So the trick towards achieving FTL speeds is to find a mechanism by which is it possible to accellerate from non-relativistic speeds to speeds that are far FTL and decellerate again in the same realm without ever coming near lightspeed itself.
 
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Originally posted by Jim Yingst:
I remember reading somewhere that back when the first Star Trek movie was made, the producers consulted with some PhDs from JPL to find out what warp drive "should" look like.



From what I've heard, the Enterprise doesn't move faster than light itself, but creates a warp field thingy around itself, and then moves the field faster then light. While this handily gets around the whole needing infinite acceleration and accidentally turning into pure energy thing, it does seem to bring some other problems. As the Enterprise is merrily zooming around the galaxy, its going to be hitting all sorts of bits of floating crud. Although dust is quite widely spread out, at FTL speeds the Enterprise is going to be hitting tonnes of the stuff every second. It'd be a bit like trying to fly through wet concrete. Now I know it has a deflector shield doodah on the front, but how on earth can this be powerful enough to deflect the mass amounts of mass that it hits? We think the odd fly on the windscreen is bad enough, but that same fly would pulverize the Enterprise if it hit it at these kinds of speeds. Maybe the warp field somehow offers a kind of protection. Any Trekker-physicists out there with the answer?
 
Jeroen Wenting
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My idea is that the warp field itself intercepts those colliding particles and that that's in part why it needs so much energy.
If you follow the series a bit you'll notice that they usually fly at lower warp speeds or even on thrusters in or near planetary systems and gas clouds, probably to prevent the warp field from getting overloaded deflecting those collisions.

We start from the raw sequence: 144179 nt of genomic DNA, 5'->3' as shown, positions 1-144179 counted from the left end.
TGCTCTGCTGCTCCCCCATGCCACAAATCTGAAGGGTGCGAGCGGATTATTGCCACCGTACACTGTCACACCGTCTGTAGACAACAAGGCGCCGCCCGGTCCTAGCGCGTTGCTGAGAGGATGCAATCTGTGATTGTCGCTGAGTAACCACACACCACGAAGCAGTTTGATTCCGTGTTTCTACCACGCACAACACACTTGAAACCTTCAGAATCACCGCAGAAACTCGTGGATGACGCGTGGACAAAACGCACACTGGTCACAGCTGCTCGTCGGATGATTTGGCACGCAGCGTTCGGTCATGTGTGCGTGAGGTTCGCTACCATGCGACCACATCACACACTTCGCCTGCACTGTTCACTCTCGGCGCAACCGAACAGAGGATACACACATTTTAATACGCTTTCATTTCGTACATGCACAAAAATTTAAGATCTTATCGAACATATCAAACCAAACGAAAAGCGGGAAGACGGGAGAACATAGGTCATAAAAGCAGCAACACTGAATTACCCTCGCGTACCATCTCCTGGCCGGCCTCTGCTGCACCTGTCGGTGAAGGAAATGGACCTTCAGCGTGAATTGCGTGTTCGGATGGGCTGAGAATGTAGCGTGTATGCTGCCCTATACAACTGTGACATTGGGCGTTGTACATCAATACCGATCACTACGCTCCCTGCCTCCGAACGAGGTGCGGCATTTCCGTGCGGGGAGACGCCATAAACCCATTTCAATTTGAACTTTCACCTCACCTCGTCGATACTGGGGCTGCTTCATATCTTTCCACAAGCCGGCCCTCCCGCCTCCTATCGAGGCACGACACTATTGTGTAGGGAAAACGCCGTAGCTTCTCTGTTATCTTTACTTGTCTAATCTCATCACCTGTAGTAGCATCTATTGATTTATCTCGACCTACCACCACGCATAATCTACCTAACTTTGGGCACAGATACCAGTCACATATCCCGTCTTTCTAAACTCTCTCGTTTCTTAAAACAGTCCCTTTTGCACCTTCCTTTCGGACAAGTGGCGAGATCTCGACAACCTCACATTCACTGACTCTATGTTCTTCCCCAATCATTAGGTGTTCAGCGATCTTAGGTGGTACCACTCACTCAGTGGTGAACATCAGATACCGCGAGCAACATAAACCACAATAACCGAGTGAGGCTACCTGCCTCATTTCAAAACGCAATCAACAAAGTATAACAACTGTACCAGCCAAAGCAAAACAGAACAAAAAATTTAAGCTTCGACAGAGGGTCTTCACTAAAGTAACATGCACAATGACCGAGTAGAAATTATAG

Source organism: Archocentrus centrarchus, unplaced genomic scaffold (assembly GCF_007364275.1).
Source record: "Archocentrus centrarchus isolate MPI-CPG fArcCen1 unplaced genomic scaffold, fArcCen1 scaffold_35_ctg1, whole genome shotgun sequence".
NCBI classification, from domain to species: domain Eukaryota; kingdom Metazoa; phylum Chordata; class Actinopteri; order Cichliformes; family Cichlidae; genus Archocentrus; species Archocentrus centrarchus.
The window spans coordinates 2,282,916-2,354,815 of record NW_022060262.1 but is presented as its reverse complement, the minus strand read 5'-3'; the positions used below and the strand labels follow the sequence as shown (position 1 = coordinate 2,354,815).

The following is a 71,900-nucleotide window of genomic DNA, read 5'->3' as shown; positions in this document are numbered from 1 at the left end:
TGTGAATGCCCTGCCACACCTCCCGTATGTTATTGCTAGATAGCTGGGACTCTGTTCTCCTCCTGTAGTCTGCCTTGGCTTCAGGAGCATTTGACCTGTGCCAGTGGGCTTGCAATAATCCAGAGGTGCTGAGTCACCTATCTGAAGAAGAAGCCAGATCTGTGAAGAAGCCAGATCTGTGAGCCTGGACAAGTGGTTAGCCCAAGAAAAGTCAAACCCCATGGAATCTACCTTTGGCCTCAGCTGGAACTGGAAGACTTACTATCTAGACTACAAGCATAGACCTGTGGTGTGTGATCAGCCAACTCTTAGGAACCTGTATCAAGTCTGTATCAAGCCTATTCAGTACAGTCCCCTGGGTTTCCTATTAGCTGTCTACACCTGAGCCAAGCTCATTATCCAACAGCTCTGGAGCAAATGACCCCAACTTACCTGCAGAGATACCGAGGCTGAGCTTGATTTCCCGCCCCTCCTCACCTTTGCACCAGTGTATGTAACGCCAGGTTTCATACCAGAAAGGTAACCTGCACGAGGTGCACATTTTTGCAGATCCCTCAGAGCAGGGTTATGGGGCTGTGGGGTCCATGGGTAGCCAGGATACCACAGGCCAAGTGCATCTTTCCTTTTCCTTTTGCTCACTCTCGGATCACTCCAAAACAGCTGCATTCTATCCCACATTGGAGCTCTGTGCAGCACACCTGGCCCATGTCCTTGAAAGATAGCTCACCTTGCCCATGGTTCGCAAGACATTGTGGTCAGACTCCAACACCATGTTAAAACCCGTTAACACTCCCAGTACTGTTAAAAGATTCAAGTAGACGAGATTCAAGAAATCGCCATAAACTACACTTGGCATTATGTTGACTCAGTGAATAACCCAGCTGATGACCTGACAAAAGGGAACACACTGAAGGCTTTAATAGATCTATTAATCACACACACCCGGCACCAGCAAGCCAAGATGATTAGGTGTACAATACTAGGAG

Ernest Friedman-Hill
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In a later season of TNG, you may recall that they discovered that warp drive contrails were damaging spacetime, although I don't know if there was a good explanation for that. Maybe it has to do with the disposition of those tons of dust!
 
Steven Bell
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Originally posted by Jeroen Wenting:

You say you can go up to lightspeed. That means that light is still faster than you are and therefore passing you



So would that mean in the situation I described, if you were traveling very near light speed, you would be subject to constant low dose radiation near the wavelength of gamma rays?

Although I suppose the question is irrelevant. My guess is that the answer to space travel beyond the local solar system would need to find means of travel other than moving at high rates of speed in our current understanding of dimentional space.
 
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Jim Yingst:

Warp drive aside, if we interpret this in terms of sub-lightspeed travel - stars would still look like distant points. Stars ahead would be blueshifted and stars behind would be redshifted - a significant effect ignored in the video. In terms of the distortion effects shown in the video, there would be little way for viewers to tell whether a starfield was relativistically distorted or not except during acceleration or deceleration, when we would see the distortion level changing.

You would get some visible effects. The starfield ahead would become denser, while that behind would become sparser.

If you take into account the wavelength shifts, which as you point out are a bigger effect, you get more interesting effects. The stars ahead are blue shifted out of the visible spectrum, and those behind are red shifted out of the visible spectrum, so you only see a ring of stars to the sides. This ring of stars in rainbow like, with the forward edge of ring blue, and the after end red.